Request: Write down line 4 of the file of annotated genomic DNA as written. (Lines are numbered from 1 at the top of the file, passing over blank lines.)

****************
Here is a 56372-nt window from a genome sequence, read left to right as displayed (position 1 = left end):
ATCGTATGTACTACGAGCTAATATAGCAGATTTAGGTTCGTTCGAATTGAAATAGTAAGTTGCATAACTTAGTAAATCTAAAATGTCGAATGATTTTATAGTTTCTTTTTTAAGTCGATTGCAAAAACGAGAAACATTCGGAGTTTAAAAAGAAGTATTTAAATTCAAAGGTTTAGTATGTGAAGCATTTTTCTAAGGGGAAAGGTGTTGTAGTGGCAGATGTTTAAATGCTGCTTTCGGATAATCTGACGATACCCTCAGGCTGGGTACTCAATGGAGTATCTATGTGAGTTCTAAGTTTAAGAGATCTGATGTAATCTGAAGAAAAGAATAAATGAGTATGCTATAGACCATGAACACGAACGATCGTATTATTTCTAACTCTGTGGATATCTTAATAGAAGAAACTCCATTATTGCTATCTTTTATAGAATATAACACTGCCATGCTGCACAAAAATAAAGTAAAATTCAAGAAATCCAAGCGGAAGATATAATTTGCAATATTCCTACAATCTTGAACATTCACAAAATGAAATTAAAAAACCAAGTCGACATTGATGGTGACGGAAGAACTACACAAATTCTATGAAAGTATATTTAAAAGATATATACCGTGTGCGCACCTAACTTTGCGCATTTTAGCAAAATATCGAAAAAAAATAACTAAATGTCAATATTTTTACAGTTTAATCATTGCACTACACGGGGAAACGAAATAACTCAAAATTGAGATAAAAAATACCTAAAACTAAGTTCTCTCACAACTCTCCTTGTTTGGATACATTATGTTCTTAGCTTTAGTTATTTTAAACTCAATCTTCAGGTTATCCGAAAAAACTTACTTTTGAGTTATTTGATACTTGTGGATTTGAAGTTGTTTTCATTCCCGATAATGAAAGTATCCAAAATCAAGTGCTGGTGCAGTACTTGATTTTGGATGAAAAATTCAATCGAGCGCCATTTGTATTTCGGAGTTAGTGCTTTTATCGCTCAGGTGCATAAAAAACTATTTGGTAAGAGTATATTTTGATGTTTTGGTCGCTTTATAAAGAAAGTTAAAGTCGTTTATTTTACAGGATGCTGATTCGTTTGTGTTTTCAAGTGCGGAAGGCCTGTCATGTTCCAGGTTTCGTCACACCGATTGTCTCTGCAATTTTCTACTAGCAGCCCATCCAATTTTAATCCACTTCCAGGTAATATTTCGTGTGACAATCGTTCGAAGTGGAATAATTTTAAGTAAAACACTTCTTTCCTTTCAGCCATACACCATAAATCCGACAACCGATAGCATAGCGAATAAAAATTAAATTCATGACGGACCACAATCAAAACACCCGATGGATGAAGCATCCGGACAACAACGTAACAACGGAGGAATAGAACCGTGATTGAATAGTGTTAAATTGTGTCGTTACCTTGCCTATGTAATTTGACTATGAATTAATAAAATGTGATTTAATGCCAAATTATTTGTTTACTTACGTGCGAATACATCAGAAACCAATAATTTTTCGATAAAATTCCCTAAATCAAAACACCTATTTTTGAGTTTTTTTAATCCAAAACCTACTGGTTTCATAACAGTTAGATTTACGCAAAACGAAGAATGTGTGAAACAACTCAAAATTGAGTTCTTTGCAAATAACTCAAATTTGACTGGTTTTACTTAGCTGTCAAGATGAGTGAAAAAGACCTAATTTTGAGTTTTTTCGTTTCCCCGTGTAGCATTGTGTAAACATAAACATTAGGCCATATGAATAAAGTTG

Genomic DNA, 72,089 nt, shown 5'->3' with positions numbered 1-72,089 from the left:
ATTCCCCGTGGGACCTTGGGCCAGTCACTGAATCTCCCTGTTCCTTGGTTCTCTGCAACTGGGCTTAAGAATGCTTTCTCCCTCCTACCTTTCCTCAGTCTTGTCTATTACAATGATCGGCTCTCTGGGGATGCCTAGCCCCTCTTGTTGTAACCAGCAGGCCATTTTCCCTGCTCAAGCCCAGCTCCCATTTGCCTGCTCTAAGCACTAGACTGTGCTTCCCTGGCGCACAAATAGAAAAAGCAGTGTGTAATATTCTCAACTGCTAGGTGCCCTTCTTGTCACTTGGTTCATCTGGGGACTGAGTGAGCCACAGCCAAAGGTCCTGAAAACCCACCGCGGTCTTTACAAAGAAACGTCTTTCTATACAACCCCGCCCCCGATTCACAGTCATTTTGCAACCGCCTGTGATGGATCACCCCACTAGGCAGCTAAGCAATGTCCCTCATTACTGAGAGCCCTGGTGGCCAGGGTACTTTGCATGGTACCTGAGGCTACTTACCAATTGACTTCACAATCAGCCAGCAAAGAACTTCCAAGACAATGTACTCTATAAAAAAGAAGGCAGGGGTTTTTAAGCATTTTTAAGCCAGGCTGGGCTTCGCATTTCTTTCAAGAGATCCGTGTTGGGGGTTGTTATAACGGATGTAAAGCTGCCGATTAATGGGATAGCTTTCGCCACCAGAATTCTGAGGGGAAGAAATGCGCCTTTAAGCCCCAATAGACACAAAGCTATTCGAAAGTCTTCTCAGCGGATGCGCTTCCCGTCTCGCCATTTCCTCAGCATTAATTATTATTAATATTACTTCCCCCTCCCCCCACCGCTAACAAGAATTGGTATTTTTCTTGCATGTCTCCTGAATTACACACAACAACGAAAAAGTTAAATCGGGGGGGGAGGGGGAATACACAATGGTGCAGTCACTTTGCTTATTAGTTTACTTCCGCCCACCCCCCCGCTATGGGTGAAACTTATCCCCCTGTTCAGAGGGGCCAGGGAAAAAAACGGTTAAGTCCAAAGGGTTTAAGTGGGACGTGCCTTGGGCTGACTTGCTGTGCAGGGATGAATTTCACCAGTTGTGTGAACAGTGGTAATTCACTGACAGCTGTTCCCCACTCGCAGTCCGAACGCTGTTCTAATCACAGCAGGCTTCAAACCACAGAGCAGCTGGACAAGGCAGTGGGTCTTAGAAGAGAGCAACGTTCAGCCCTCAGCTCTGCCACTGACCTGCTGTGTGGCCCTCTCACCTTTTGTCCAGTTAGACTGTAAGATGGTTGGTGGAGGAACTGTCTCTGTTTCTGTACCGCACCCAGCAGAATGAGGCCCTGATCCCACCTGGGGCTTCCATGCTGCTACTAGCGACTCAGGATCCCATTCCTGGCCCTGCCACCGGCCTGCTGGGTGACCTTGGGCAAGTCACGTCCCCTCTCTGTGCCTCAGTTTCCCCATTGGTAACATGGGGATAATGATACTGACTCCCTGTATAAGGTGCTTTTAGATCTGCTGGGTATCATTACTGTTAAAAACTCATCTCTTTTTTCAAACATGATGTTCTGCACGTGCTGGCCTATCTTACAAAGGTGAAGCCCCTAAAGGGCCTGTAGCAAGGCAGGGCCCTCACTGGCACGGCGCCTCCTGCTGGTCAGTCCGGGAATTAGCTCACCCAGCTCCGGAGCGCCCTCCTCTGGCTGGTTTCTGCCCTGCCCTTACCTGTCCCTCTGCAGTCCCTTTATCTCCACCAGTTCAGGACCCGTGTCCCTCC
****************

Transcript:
ATTCCCCGTGGGACCTTGGGCCAGTCACTGAATCTCCCTGTTCCTTGGTTCTCTGCAACTGGGCTTAAGAATGCTTTCTCCCTCCTACCTTTCCTCAGTCTTGTCTATTACAATGATCGGCTCTCTGGGGATGCCTAGCCCCTCTTGTTGTAACCAGCAGGCCATTTTCCCTGCTCAAGCCCAGCTCCCATTTGCCTGCTCTAAGCACTAGACTGTGCTTCCCTGGCGCACAAATAGAAAAAGCAGTGTGTAATATTCTCAACTGCTAGGTGCCCTTCTTGTCACTTGGTTCATCTGGGGACTGAGTGAGCCACAGCCAAAGGTCCTGAAAACCCACCGCGGTCTTTACAAAGAAACGTCTTTCTATACAACCCCGCCCCCGATTCACAGTCATTTTGCAACCGCCTGTGATGGATCACCCCACTAGGCAGCTAAGCAATGTCCCTCATTACTGAGAGCCCTGGTGGCCAGGGTACTTTGCATGGTACCTGAGGCTACTTACCAATTGACTTCACAATCAGCCAGCAAAGAACTTCCAAGACAATGTACTCTATAAAAAAGAAGGCAGGGGTTTTTAAGCATTTTTAAGCCAGGCTGGGCTTCGCATTTCTTTCAAGAGATCCGTGTTGGGGGTTGTTATAACGGATGTAAAGCTGCCGATTAATGGGATAGCTTTCGCCACCAGAATTCTGAGGGGAAGAAATGCGCCTTTAAGCCCCAATAGACACAAAGCTATTCGAAAGTCTTCTCAGCGGATGCGCTTCCCGTCTCGCCATTTCCTCAGCATTAATTATTATTAATATTACTTCCCCCTCCCCCCACCGCTAACAAGAATTGGTATTTTTCTTGCATGTCTCCTGAATTACACACAACAACGAAAAAGTTAAATCGGGGGGGGAGGGGGAATACACAATGGTGCAGTCACTTTGCTTATTAGTTTACTTCCGCCCACCCCCCCGCTATGGGTGAAACTTATCCCCCTGTTCAGAGGGGCCAGGGAAAAAAACGGTTAAGTCCAAAGGGTTTAAGTGGGACGTGCCTTGGGCTGACTTGCTGTGCAGGGATGAATTTCACCAGTTGTGTGAACAGTGGTAATTCACTGACAGCTGTTCCCCACTCGCAGTCCGAACGCTGTTCTAATCACAGCAGGCTTCAAACCACAGAGCAGCTGGACAAGGCAGTGGGTCTTAGAAGAGAGCAACGTTCAGCCCTCAGCTCTGCCACTGACCTGCTGTGTGGCCCTCTCACCTTTTGTCCAGTTAGACTGTAAGATGGTTGGTGGAGGAACTGTCTCTGTTTCTGTACCGCACCCAGCAGAATGAGGCCCTGATCCCACCTGGGGCTTCCATGCTGCTACTAGCGACTCAGGATCCCATTCCTGGCCCTGCCACCGGCCTGCTGGGTGACCTTGGGCAAGTCACGTCCCCTCTCTGTGCCTCAGTTTCCCCATTGGTAACATGGGGATAATGATACTGACTCCCTGTATAAGGTGCTTTTAGATCTGCTGGGTATCATTACTGTTAAAAACTCATCTCTTTTTTCAAACATGATGTTCTGCACGTGCTGGCCTATCTTACAAAGGTGAAGCCCCTAAAGGGCCTGTAGCAAGGCAGGGCCCTCACTGGCACGGCGCCTCCTGCTGGTCAGTCCGGGAATTAGCTCACCCAGCTCCGGAGCGCCCTCCTCTGGCTGGTTTCTGCCCTGCCCTTACCTGTCCCTCTGCAGTCCCTTTATCTCCACCAGTTCAGGACCCGTGTCCCTCC